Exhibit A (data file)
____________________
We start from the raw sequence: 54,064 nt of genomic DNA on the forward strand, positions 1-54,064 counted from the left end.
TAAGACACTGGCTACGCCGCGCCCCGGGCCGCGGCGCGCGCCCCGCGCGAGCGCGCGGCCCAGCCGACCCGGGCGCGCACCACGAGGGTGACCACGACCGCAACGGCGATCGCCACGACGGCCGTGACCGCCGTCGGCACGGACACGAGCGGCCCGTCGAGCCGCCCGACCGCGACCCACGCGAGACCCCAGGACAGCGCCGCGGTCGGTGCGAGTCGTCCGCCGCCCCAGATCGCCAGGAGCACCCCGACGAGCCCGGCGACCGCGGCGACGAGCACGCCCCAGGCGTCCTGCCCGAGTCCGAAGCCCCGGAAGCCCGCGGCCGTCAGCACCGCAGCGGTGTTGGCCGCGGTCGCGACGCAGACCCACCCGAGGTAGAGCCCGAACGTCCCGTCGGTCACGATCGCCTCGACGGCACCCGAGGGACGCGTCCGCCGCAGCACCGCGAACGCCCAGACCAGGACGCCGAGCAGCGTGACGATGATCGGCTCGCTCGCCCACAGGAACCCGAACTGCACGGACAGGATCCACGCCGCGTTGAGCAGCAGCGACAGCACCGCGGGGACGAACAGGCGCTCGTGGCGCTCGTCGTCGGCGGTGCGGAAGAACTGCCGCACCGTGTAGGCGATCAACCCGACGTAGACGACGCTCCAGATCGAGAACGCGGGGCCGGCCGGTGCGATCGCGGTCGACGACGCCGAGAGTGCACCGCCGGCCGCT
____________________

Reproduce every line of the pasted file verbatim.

We start from the raw sequence: 54,064 nt of genomic DNA on the forward strand, positions 1-54,064 counted from the left end.
TAAGACACTGGCTACGCCGCGCCCCGGGCCGCGGCGCGCGCCCCGCGCGAGCGCGCGGCCCAGCCGACCCGGGCGCGCACCACGAGGGTGACCACGACCGCAACGGCGATCGCCACGACGGCCGTGACCGCCGTCGGCACGGACACGAGCGGCCCGTCGAGCCGCCCGACCGCGACCCACGCGAGACCCCAGGACAGCGCCGCGGTCGGTGCGAGTCGTCCGCCGCCCCAGATCGCCAGGAGCACCCCGACGAGCCCGGCGACCGCGGCGACGAGCACGCCCCAGGCGTCCTGCCCGAGTCCGAAGCCCCGGAAGCCCGCGGCCGTCAGCACCGCAGCGGTGTTGGCCGCGGTCGCGACGCAGACCCACCCGAGGTAGAGCCCGAACGTCCCGTCGGTCACGATCGCCTCGACGGCACCCGAGGGACGCGTCCGCCGCAGCACCGCGAACGCCCAGACCAGGACGCCGAGCAGCGTGACGATGATCGGCTCGCTCGCCCACAGGAACCCGAACTGCACGGACAGGATCCACGCCGCGTTGAGCAGCAGCGACAGCACCGCGGGGACGAACAGGCGCTCGTGGCGCTCGTCGTCGGCGGTGCGGAAGAACTGCCGCACCGTGTAGGCGATCAACCCGACGTAGACGACGCTCCAGATCGAGAACGCGGGGCCGGCCGGTGCGATCGCGGTCGACGACGCCGAGAGTGCACCGCCGGCCGCT